James Webb’s “too massive” galaxies may be even more massive

The first results from the James Webb Space Telescope have hinted at galaxies so early and so massive that they are in tension with our understanding of the formation of structure in the Universe. Various explanations have been proposed that may alleviate this tension. But now a new study from the Cosmic Dawn Center suggests an effect which has never before been studied at such early epochs, indicating that the galaxies may be even more massive.

This image of galaxy cluster SMACS 0723 and its surroundings was the first image released from the James Webb Space Telescope in July 2023. The five zoom-ins are each roughly 19,000 lightyears across, and show galaxies seen some 13 billion years back in time. Careful analysis of these galaxies reveals that if we cannot resolve a galaxy, we may severely underestimate the total mass of its stars. Image credit: NASA, ESA, CSA, STScI / Giménez-Arteaga et al. (2023), Peter Laursen (Cosmic Dawn Center).

If you have been following the first results from the James Webb Space Telescope, you have probably heard about the paramount issue with the observations of the earliest galaxies:

They are too big.

From a few days after the release of the first images, and repeatedly through the coming months, new reports of ever-more distant galaxies appeared. Disturbingly, several of the galaxies seemed to be “too massive.” From our currently accepted concordance model of the structure and evolution of the Universe, the so-called ΛCDM model, they simply shouldn’t have had the time to form so many stars.

Although ΛCDM is not a holy indestructible grail, there are many reasons to wait claiming a paradigm shift: The measured epochs at which we see the galaxies could be underestimated. Their stellar masses could be overestimated. Or we could just have been lucky and somehow have discovered the most massive of the galaxies at that time.

A closer look

But now Clara Giménez Arteaga, Ph.D. student at the Cosmic Dawn Center, proposes an effect that could further increase the tension:

In essence, a galaxy’s stellar mass is estimated by measuring the amount of light emitted by the galaxy, and calculating how many stars are needed to emit this amount. The usual approach is to consider the combined light from the whole galaxy. However, taking a closer look at a sample of five galaxies, observed with James Webb, Giménez Arteaga found that if the galaxy is regarded not as one big blob of stars, but as an entity build up of multiple clumps, a different picture emerges.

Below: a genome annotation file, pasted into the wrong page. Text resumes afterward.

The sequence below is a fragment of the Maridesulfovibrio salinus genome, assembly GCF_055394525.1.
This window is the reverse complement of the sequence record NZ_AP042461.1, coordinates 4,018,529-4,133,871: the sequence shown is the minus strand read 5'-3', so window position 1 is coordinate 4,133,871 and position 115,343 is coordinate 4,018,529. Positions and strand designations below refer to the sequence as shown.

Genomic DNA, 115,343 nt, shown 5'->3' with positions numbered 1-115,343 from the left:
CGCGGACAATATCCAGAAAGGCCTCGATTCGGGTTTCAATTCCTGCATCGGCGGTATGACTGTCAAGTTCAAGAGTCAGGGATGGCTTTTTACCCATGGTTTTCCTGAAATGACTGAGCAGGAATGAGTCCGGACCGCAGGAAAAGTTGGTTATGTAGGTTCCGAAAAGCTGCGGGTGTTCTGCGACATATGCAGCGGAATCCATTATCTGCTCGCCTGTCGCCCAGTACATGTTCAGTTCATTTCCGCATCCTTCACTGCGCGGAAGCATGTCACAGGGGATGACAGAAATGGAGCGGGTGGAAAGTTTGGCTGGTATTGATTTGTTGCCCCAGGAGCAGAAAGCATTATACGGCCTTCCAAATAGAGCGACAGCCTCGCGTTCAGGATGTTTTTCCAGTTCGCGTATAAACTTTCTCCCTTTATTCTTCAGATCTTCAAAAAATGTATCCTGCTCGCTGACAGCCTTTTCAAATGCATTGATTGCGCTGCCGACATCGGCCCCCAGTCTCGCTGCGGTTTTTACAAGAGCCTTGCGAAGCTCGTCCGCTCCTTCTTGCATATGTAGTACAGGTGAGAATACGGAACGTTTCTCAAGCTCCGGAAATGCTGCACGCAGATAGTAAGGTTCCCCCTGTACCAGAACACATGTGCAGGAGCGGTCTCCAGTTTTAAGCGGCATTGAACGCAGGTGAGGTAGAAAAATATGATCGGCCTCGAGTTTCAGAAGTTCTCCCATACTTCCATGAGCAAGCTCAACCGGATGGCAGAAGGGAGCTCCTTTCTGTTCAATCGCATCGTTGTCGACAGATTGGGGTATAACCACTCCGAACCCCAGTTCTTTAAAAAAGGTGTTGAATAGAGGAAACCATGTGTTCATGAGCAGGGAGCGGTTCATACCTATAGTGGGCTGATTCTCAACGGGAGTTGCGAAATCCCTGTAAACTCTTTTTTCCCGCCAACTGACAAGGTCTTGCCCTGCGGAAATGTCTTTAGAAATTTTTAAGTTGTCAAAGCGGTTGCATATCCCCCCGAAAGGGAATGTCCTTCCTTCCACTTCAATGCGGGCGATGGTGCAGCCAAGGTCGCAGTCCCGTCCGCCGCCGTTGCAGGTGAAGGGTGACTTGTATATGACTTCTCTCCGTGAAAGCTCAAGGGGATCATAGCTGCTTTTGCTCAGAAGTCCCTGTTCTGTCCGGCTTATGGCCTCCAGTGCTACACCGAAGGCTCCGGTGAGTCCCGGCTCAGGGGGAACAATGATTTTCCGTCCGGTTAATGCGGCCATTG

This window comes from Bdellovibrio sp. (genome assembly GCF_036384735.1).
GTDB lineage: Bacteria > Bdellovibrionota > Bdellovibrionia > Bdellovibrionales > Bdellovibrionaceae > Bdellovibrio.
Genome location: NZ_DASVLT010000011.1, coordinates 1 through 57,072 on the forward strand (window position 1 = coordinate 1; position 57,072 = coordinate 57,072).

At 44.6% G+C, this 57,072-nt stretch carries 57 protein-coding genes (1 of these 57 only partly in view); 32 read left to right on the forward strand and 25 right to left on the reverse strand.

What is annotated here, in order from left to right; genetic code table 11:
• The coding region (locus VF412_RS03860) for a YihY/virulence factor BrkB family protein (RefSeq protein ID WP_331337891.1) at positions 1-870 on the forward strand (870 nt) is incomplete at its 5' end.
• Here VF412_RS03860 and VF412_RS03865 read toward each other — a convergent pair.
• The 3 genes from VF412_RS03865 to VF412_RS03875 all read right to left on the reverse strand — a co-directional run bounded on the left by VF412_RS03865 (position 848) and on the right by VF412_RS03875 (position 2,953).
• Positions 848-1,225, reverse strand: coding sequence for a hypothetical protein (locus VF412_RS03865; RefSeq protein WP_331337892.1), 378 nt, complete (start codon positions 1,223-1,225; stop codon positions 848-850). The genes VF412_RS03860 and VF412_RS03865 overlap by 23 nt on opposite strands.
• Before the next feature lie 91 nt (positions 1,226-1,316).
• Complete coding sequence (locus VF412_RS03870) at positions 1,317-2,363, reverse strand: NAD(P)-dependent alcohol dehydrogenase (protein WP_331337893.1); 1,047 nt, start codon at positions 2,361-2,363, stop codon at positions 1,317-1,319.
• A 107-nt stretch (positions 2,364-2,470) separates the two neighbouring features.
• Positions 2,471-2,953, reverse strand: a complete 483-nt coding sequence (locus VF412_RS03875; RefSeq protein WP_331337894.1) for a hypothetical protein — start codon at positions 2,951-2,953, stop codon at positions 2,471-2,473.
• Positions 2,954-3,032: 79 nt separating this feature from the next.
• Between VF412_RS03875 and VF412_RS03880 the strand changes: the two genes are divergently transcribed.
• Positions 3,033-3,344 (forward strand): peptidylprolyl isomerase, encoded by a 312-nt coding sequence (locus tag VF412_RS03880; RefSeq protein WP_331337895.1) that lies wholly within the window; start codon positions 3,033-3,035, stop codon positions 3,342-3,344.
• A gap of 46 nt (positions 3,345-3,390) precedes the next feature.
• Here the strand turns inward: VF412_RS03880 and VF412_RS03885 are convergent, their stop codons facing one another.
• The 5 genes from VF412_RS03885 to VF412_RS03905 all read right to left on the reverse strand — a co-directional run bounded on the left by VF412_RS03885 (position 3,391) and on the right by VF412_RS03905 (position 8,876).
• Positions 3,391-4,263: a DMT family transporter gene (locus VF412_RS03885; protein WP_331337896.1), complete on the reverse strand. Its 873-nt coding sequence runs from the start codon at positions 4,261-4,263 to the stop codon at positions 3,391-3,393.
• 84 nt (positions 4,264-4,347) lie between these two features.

We used the standard procedure to calculate stellar masses from the images that James Webb has taken, but on a pixel-by-pixel basis rather than looking at the whole galaxy,” describes Giménez Arteaga. “In principle, one might expect the results to be the same: Adding the light from all pixels and finding the total stellar mass, versus calculating the mass of each pixel and adding all individual stellar masses. But they’re not.

In fact the inferred stellar masses now turned out to be up to ten times larger.

The figure below shows the five galaxies with their stellar masses determined by both ways. If the two different approaches agreed, all galaxies would lie along the slanted line named “The same”. But they all lie above this line.

The five galaxies placed in a diagram that shows both the stellar mass inferred in the “usual” way (blue numbers) and Clara Giménez-Arteaga’s pixel-by-pixel method (red numbers). In all cases, the masses found using the pixel-by-pixel method are larger. Credit: Giménez-Arteaga et al. (2023), Peter Laursen (Cosmic Dawn Center).


So what is the reason that the stellar masses turn out to be so much larger?

Giménez Arteaga explains: “Stellar populations are a mixture of small and faint stars on one hand, and bright, massive stars on the other hand. If we just look at the combined light, the bright stars will tend to completely outshine the faint stars, leaving them unnoticed. Our analysis shows that bright, star-forming clumps may dominate the total light, but the bulk of the mass is found in smaller stars.”

Stellar mass is one of the main properties used to characterize a galaxy, and Giménez-Arteaga’s result highlights the importance of being able to resolve the galaxies. But for the most distant and faint ones, this is not always possible. The effect has been studied before, but only at much later epochs in the history of the Universe.

The ΛCDM model

“ΛCDM” — pronounced “Lambda-CDM” — is the moniker given to the best model we have for describing the structure and evolution of our Universe. The model is based upon one of the most well-tested theories in physics, the theory of general relativity, which describes how matter affects space, and how space affects matter.

In this model, the Universe is assumed to consist primarily of an unknown substance known as dark energy, denoted by the Greek letter Λ, and cold dark matter (CDM), where “cold” means that it does not move around too fast.

ΛCDM has been extremely successful in describing and predicting numerous phenomena. But we still do not know what dark matter and energy is, and we know that general relativity, despite its success, is not a complete theory. We therefore do expect ΛCDM eventually to be expanded or replaced by a better theory.

The next step is therefore to look for signatures that does not require the high resolution, and which correlate with the “true” stellar mass.

Other studies at much later epochs have also found this discrepancy. If we can determine how common and severe the effect is at earlier epochs, and quantify it, we will be closer to inferring robust stellar masses of distant galaxies, which is one of the main current challenges of studying galaxies in the early Universe,” concludes Clara Giménez Arteaga.

The study has just been published in the Astrophysical Journal.

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